Flutter breathing is the addition of a variable, oscillating expiratory pressure and airflow at the mouth, to facilitate mucus clearance. Although Konstan et al.87 observed a fivefold increase in expectorated mucus using this method in patients with cystic fibrosis, in comparison with coughing or postural drainage, other authors have been unable to find differences in expectoration88. Sputum rheology has been found to become significantly altered during flutter breathing, but without resulting in increased sputum volume88.

Chest expansion and lung inflation

Mechanically ventilated patients are often unable to perform forced expiratory maneuvers effectively, due to unconsciousness. Manual hyperinflation combined with chest wall compression during expiration ("bag squeezing", Figure 8) is frequently applied in clinical practice, and this improves oxygenation and lung compliance, and facilitates secretion removal89-91. Potential detrimental cardiovascular effects must be taken in consideration when applying manual hyperinflation92. Its effectiveness in preventing pulmonary complications and pneumonia has been questioned, but recent data provide some evidence that physical therapy may indeed add to the prevention of ventilator-associated pneumonia93.



Postoperative pulmonary complications following thoracic and abdominal surgery remain a major cause of morbidity and mortality. Prolonged hospitalization and intensive care stay may result. Early mobilization is very effective for preventing pulmonary complications. Evidence for the effectiveness of physical therapy in preventing postoperative pulmonary complications following abdominal surgery is provided by randomized controlled trials94,95. In addition, absence of preoperative physical therapy has been found to be an independent factor associated with higher risk of postoperative pulmonary complications in patients with lung resection96.

In addition to deep breathing exercises, coughing and early mobilization, incentive spirometry (IS) also promotes reductions in pulmonary complications. Following abdominal surgery, Hall et al.97 concluded that incentive spirometry was as effective as chest physical therapy in both low and high-risk patients. Incentive spirometry has not been shown to be of additional value after major abdominal, lung and cardiac surgery98,99. In thoracic surgery for lung or esophageal resection, incentive spirometry has been shown to have no additional effect on pulmonary function recovery, pulmonary complications or hospital stay100.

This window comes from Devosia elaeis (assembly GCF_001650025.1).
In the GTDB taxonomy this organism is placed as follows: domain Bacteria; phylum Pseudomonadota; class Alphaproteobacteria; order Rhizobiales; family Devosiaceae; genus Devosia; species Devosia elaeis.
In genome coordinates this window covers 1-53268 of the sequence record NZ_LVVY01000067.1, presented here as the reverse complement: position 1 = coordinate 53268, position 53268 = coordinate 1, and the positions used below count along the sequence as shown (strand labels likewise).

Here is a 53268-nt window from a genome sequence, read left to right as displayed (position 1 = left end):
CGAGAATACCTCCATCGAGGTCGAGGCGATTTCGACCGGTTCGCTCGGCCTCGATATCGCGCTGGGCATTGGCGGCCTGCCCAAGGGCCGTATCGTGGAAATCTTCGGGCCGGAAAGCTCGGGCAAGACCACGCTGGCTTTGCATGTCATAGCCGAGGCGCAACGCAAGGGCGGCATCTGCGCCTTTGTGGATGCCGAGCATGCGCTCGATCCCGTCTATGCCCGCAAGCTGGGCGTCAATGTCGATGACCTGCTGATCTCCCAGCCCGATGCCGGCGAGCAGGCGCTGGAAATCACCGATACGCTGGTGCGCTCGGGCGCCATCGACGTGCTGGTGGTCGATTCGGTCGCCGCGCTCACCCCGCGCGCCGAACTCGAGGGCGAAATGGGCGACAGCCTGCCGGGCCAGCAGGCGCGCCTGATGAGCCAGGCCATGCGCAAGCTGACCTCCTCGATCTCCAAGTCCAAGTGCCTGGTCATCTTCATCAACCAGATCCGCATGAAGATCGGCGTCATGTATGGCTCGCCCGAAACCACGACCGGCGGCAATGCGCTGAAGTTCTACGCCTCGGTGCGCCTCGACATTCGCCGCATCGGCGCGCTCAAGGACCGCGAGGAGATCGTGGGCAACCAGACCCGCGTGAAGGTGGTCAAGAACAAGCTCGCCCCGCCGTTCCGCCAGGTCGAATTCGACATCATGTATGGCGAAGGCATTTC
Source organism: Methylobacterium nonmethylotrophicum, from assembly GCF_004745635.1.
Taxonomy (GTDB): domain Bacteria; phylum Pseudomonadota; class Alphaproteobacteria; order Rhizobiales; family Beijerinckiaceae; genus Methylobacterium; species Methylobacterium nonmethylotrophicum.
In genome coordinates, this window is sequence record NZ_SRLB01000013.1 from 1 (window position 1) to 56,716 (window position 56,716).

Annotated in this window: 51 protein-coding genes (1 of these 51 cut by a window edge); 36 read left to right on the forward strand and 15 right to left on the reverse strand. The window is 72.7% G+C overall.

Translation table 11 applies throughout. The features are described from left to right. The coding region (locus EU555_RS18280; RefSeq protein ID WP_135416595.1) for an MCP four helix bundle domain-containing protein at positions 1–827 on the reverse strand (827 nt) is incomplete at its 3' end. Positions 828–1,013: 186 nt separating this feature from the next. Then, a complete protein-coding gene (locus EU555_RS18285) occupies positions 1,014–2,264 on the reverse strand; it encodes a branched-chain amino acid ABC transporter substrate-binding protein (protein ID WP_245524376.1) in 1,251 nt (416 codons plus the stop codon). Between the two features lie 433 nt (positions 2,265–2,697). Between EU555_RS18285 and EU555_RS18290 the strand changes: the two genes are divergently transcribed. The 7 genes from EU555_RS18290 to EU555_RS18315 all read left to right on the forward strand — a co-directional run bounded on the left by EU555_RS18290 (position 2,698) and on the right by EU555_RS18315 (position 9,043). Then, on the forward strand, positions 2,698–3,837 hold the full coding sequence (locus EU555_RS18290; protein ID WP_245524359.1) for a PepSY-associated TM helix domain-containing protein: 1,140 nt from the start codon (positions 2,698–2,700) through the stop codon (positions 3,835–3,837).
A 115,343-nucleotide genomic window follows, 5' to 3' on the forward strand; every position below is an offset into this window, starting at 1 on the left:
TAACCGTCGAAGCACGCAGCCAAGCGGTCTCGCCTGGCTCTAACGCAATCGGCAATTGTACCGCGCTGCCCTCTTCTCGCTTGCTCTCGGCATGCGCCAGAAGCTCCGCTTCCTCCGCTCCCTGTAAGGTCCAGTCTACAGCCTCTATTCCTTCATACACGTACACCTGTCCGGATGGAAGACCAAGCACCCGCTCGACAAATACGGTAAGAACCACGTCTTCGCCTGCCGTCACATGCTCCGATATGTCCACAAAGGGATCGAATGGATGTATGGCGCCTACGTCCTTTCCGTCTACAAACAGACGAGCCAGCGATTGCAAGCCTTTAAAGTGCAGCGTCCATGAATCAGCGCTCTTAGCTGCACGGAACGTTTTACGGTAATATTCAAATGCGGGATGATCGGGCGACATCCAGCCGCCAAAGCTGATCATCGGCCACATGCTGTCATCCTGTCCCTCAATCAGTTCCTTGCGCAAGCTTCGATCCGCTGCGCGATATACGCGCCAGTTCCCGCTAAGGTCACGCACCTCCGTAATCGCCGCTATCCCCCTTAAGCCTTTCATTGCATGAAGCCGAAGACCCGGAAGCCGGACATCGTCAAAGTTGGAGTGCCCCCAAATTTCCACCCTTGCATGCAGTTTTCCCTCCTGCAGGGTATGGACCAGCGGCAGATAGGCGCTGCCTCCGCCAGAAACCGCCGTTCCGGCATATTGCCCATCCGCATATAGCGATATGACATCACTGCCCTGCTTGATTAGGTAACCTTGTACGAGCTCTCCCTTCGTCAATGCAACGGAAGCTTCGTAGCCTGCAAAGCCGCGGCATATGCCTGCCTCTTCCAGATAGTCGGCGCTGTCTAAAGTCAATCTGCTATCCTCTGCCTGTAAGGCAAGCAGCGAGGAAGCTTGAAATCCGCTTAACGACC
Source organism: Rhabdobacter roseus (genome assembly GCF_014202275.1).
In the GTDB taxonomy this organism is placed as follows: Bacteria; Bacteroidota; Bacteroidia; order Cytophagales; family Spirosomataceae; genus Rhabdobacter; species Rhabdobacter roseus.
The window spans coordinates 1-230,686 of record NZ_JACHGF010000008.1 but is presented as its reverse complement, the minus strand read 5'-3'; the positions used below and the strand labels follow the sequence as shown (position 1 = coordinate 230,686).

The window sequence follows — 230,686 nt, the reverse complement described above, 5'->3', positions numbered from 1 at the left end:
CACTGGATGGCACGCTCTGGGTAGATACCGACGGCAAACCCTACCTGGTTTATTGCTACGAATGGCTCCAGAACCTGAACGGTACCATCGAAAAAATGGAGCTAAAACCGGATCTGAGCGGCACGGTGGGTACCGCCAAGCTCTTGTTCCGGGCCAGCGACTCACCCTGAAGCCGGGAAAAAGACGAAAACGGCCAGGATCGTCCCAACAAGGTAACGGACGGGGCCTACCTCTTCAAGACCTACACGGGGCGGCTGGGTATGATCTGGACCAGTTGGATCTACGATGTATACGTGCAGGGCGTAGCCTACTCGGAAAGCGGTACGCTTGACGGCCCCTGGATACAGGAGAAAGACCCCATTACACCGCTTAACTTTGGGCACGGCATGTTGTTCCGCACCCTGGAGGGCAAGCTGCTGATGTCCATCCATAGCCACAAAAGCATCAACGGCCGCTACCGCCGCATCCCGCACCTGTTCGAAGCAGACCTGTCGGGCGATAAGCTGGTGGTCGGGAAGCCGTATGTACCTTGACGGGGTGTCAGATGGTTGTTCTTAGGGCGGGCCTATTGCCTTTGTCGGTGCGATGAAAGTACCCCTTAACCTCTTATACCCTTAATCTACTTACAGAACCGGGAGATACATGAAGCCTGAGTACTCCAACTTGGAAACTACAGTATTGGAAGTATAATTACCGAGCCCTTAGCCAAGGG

Physical therapy is involved in the non-medical treatment of patients with acute and chronic respiratory disease. In addition to its traditional role in treating airflow obstruction and mucus retention, other aspects of respiratory disorders such as ventilatory pump dysfunction, dyspnea, impaired exercise performance and quality of life are also targets for physical therapy interventions. Exercise training, peripheral and respiratory muscle training, airway clearance techniques and lung expansion in spontaneous breathing patients (lung expansion maneuvers, huffing and assisted coughing) and in mechanically ventilated patients (bagsqueezing), and breathing retraining (pused lips breathing, active expiration) have been shown effective in selected patients with disorders affecting the respiratory system. Assessment of patients is critical to identify patient characteristics that allow appropriate selection of treatment modalities providing optimal effectiveness and efficacy.



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Correspondence to:
Rik Gosselink, Ph.D.
P.T., Professor in Rehabilitation Sciences
Respiratory Rehabilitation and Respiratory Division
University Hospitals Leuven
Faculty of Kinesiology and Rehabilitation Sciences
Katholieke Universiteit Leuven, B-3000, Belgium

Received: 17/07/2006
Revised: 14/08/2006
Accepted: 28/08/2006